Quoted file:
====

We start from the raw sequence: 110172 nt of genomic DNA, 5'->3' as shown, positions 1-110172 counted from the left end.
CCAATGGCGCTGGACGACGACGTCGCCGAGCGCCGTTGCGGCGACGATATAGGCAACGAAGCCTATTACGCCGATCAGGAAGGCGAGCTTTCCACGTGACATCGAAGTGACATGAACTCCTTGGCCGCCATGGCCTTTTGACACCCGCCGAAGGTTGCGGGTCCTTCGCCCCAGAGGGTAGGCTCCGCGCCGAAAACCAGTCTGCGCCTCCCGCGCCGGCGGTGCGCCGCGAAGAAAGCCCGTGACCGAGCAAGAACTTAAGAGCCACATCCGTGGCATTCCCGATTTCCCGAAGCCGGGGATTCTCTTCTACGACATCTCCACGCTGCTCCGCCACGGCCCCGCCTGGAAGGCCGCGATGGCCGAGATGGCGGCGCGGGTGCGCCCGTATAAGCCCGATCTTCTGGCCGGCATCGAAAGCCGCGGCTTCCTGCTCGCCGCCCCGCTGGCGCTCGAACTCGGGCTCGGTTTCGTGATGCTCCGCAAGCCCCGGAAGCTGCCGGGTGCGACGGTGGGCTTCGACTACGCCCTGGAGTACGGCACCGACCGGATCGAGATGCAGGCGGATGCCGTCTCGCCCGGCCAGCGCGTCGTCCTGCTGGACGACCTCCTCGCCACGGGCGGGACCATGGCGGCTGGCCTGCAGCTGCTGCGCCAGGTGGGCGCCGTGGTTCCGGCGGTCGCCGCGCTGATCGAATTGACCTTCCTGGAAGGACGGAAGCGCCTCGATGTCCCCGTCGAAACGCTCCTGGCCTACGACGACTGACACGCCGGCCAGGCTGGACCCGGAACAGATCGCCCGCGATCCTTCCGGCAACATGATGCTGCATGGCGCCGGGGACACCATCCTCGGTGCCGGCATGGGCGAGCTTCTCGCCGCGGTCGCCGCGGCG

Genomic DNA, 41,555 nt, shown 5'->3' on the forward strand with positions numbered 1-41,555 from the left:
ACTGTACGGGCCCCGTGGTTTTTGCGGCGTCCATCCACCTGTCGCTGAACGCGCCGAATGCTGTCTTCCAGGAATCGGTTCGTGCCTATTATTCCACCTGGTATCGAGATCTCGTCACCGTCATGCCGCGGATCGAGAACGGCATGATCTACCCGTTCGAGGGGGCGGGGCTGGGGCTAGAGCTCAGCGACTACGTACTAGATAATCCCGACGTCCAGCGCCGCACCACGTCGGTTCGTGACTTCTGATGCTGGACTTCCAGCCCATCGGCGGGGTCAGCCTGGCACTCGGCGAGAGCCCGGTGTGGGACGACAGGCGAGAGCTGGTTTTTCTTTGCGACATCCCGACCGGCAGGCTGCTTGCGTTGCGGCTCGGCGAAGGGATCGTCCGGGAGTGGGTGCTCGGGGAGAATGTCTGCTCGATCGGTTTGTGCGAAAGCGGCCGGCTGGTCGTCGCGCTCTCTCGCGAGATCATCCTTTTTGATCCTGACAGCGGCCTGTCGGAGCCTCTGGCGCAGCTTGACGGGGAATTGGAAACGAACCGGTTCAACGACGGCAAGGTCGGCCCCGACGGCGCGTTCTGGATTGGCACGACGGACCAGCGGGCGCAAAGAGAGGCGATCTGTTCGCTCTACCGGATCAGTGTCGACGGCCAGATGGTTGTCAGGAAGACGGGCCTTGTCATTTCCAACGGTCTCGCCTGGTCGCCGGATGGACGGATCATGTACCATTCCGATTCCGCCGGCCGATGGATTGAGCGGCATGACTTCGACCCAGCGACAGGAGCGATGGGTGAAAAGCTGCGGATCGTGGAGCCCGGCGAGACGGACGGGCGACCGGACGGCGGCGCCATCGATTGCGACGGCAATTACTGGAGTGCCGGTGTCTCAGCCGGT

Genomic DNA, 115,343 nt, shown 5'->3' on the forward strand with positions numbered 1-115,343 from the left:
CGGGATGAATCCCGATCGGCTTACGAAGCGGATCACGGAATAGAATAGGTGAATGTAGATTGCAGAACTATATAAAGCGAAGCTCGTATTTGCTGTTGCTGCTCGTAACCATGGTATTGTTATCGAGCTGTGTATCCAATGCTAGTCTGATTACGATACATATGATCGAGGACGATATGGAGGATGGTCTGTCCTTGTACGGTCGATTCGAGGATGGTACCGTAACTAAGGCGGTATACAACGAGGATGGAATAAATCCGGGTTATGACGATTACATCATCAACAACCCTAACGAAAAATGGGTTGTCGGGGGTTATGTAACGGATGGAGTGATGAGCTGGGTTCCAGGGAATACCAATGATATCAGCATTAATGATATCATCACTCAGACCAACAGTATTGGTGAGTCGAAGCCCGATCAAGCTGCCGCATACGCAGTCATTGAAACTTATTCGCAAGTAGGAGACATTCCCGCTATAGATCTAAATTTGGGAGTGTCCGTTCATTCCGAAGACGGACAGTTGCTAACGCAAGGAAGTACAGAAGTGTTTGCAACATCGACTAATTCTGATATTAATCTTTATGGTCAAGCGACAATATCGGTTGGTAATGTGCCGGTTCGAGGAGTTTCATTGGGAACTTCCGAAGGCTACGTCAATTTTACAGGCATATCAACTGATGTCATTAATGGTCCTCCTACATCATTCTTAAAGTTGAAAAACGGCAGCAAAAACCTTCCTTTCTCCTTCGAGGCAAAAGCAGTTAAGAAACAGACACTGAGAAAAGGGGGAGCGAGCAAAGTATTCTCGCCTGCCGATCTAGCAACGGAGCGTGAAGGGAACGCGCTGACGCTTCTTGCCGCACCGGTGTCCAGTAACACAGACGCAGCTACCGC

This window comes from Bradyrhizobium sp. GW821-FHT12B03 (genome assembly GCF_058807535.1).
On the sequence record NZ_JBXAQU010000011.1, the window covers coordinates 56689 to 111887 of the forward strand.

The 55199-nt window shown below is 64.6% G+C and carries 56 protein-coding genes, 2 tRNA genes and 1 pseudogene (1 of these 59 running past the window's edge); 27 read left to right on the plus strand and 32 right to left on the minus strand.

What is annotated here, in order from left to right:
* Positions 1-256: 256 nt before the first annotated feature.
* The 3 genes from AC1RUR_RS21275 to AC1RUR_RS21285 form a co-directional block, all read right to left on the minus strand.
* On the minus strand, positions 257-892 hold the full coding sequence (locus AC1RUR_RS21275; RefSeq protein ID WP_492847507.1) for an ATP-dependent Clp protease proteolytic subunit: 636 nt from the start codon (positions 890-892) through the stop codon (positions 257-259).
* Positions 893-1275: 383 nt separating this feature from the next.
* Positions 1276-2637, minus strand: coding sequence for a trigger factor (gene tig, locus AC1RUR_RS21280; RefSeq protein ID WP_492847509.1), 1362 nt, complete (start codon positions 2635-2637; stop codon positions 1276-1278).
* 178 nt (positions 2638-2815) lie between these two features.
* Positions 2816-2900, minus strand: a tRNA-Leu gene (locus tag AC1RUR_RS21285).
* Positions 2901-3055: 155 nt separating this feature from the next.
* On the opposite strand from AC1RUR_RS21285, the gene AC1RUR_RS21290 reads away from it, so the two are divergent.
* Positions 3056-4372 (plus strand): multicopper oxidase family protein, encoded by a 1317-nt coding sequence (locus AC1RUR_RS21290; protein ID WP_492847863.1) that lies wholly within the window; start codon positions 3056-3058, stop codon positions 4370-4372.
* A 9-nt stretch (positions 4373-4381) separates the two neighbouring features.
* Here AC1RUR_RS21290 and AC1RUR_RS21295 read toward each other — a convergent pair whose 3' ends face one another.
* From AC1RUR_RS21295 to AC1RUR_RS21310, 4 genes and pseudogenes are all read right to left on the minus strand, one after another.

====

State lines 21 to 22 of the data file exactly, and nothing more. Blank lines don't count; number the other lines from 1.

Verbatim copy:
* A 9-nt stretch (positions 4373-4381) separates the two neighbouring features.
* Here AC1RUR_RS21290 and AC1RUR_RS21295 read toward each other — a convergent pair whose 3' ends face one another.